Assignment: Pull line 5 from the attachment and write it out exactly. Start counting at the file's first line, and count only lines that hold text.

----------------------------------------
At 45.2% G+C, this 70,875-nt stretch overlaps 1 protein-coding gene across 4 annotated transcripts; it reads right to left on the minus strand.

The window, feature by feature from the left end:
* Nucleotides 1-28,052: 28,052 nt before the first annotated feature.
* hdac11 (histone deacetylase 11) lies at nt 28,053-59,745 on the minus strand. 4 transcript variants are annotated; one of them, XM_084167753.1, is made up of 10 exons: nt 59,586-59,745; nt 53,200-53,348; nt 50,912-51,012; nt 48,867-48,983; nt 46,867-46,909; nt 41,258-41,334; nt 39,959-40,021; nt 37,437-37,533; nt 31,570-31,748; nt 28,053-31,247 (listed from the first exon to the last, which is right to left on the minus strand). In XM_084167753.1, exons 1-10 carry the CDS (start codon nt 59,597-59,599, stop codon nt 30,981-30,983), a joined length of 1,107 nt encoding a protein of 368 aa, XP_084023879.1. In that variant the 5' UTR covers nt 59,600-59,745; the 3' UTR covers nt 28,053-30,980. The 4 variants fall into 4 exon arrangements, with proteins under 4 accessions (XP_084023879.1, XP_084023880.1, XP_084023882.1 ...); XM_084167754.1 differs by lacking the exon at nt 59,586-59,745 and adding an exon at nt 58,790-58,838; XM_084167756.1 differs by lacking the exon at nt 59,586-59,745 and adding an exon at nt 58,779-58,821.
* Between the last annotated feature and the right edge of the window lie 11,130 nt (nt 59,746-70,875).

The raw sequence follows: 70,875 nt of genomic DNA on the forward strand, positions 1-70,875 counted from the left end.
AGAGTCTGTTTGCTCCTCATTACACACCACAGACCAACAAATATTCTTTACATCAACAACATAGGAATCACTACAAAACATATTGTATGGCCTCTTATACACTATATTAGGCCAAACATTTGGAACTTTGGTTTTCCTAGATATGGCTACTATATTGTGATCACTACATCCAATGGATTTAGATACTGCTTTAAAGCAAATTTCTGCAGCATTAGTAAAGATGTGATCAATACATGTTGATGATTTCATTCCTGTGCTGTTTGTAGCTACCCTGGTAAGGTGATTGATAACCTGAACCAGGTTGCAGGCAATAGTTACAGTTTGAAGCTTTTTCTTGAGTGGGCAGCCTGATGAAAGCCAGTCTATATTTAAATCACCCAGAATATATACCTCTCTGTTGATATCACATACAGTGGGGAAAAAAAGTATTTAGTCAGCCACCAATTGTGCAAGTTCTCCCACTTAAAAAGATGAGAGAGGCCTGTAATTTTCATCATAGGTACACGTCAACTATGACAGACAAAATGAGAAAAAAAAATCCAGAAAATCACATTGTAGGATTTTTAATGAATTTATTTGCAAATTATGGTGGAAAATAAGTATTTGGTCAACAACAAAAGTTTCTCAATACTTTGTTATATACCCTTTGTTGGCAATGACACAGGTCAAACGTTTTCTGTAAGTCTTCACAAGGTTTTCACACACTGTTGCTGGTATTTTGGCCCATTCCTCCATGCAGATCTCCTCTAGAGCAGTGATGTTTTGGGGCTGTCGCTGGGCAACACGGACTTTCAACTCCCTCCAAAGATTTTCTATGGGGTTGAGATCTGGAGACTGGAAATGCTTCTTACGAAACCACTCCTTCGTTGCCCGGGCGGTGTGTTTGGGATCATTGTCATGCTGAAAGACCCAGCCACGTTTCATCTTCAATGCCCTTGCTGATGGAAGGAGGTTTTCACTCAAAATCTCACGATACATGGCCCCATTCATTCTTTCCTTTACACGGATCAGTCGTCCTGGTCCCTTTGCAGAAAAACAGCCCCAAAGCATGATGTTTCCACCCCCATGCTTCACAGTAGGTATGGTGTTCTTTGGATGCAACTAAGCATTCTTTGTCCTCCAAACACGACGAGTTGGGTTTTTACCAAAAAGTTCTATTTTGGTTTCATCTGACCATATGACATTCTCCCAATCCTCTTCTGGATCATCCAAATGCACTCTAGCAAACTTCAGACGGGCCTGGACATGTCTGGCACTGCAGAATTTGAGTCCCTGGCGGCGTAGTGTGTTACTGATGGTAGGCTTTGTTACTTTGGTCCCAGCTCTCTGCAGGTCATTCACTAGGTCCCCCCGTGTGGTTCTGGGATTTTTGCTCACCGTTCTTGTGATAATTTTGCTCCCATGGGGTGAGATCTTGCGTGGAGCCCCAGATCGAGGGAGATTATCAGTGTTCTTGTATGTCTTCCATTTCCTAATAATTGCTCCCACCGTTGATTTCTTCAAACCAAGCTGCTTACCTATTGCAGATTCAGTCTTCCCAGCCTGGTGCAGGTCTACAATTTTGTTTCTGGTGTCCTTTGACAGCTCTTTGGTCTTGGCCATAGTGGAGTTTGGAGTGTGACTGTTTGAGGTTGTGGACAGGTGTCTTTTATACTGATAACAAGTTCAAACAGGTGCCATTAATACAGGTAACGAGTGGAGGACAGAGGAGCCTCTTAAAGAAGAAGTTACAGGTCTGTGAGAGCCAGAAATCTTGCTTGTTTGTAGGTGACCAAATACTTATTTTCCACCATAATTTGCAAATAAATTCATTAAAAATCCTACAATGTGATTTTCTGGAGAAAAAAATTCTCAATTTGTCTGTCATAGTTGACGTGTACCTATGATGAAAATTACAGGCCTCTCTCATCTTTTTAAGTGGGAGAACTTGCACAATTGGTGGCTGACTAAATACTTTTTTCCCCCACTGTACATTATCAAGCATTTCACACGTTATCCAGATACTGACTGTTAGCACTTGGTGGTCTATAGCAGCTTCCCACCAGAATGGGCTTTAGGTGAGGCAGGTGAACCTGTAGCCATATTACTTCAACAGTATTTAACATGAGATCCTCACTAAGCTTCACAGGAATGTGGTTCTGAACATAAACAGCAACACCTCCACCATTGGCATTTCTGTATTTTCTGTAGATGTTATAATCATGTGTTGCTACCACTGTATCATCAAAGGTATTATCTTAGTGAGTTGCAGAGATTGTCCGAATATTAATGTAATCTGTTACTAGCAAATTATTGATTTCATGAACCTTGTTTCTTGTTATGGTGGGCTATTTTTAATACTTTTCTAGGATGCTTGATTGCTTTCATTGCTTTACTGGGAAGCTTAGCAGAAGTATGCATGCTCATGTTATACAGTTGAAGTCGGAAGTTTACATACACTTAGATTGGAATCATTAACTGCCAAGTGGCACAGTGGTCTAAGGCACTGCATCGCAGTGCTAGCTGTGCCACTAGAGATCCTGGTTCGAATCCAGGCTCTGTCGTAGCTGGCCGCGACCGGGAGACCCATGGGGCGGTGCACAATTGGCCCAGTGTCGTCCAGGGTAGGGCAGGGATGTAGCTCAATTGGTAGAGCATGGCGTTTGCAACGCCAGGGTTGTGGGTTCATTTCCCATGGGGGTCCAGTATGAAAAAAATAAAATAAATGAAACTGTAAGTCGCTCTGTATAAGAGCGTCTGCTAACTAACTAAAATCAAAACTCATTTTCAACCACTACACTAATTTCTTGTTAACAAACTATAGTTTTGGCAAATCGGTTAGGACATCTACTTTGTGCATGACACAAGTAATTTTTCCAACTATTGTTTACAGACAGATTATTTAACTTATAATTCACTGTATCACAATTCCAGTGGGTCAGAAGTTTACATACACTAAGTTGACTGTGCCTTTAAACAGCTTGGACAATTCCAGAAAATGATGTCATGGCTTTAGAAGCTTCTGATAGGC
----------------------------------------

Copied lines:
* Between the last annotated feature and the right edge of the window lie 11,130 nt (nt 59,746-70,875).